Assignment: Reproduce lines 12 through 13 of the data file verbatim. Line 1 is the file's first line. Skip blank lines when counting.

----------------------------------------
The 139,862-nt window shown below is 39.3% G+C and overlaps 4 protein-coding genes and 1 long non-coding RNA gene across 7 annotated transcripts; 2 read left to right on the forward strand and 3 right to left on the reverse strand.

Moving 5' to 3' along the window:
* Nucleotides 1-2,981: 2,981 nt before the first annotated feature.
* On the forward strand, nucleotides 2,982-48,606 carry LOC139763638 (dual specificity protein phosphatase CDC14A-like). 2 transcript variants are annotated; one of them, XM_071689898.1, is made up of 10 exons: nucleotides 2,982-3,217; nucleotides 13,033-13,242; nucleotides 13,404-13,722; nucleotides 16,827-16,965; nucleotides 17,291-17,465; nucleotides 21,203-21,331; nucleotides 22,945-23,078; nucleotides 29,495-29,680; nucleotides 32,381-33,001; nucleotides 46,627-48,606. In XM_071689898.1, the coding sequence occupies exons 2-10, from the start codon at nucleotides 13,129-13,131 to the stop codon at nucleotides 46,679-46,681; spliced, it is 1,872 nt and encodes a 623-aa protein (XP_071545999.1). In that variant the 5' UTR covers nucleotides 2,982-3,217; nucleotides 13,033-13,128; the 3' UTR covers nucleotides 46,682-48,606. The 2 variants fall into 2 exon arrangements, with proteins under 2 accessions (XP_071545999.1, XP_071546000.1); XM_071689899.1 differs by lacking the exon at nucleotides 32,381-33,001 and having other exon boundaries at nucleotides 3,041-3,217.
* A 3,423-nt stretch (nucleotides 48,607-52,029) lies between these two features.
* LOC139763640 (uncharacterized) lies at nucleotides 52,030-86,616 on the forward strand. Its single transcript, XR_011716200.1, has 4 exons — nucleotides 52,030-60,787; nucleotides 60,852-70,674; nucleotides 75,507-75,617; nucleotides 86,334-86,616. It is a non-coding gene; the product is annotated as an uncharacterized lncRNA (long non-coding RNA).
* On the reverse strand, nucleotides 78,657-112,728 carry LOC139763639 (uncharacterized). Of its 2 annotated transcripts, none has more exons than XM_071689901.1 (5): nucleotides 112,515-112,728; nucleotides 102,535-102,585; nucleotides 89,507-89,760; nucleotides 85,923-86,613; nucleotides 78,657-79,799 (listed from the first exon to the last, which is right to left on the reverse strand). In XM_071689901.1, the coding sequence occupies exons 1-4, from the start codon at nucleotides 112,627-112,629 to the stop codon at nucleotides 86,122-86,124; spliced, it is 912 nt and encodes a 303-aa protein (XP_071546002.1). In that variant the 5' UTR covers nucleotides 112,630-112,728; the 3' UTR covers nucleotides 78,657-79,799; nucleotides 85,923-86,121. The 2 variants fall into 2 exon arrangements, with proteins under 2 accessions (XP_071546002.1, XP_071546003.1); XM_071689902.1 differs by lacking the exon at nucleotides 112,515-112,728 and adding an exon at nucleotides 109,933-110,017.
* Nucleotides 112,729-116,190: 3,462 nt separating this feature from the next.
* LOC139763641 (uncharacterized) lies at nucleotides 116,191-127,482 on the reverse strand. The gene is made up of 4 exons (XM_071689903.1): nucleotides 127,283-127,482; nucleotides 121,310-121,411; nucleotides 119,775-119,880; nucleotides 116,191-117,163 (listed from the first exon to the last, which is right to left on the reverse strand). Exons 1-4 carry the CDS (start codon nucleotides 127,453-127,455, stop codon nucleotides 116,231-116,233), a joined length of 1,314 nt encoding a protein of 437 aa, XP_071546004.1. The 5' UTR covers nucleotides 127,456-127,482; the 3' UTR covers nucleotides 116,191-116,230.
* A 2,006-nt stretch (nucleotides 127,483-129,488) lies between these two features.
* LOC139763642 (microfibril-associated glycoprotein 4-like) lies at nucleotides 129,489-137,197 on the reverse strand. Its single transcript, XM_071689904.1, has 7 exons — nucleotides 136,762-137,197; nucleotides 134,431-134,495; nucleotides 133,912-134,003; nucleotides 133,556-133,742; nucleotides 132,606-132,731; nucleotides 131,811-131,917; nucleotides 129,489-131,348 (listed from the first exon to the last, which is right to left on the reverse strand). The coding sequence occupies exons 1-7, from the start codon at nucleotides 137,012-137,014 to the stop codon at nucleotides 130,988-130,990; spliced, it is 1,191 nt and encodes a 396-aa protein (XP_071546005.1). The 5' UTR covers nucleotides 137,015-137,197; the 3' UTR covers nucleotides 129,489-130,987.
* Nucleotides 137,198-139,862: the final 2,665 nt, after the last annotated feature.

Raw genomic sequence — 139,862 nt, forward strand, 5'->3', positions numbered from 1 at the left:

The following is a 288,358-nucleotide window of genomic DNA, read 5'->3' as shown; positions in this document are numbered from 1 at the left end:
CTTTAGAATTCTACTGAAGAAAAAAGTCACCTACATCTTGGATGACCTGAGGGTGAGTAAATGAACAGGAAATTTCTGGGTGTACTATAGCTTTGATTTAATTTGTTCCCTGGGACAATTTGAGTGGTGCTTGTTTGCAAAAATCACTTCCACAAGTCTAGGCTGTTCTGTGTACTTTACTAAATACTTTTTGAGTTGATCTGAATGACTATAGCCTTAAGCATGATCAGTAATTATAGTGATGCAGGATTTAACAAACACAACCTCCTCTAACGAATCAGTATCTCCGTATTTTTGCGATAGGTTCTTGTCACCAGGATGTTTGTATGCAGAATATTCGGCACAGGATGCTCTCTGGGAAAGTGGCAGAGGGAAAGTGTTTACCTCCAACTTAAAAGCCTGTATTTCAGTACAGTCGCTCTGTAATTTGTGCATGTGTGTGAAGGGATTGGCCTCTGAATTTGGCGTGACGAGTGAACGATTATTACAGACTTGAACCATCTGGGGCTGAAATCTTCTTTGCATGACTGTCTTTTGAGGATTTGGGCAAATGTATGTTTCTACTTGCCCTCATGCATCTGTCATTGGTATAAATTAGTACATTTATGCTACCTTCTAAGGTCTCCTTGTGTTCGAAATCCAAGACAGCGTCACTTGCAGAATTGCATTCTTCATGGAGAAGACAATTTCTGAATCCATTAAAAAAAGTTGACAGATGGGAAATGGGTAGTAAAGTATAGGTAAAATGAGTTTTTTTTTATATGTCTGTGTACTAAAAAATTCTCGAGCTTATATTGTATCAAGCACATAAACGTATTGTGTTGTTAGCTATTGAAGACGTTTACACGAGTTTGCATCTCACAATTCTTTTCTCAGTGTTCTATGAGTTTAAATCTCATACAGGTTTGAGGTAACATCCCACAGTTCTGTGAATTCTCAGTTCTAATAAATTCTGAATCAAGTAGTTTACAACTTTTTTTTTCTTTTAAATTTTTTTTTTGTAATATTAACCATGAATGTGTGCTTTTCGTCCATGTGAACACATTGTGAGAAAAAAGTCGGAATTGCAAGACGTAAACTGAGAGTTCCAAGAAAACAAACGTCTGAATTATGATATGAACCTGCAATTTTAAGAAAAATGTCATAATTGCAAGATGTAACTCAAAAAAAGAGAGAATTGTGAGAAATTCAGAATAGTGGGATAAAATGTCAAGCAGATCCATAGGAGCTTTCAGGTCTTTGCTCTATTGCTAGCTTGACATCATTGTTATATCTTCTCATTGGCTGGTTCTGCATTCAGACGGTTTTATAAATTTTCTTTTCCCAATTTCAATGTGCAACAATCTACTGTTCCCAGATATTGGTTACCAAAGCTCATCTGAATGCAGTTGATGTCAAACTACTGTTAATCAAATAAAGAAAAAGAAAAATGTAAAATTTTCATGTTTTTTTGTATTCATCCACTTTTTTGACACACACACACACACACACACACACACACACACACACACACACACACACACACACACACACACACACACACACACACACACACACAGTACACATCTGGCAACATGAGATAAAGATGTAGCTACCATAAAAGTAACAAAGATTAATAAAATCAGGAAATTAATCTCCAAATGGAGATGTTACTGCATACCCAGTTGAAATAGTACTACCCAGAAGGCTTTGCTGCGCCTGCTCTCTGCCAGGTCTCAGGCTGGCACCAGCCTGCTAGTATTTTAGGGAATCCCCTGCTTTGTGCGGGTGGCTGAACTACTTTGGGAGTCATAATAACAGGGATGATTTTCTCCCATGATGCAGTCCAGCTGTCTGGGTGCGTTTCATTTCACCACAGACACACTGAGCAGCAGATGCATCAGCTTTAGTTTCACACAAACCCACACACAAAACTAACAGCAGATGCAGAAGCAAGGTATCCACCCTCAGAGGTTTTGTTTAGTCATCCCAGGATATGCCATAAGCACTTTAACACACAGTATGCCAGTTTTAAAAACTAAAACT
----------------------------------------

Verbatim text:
* Nucleotides 137,198-139,862: the final 2,665 nt, after the last annotated feature.

Raw genomic sequence — 139,862 nt, forward strand, 5'->3', positions numbered from 1 at the left: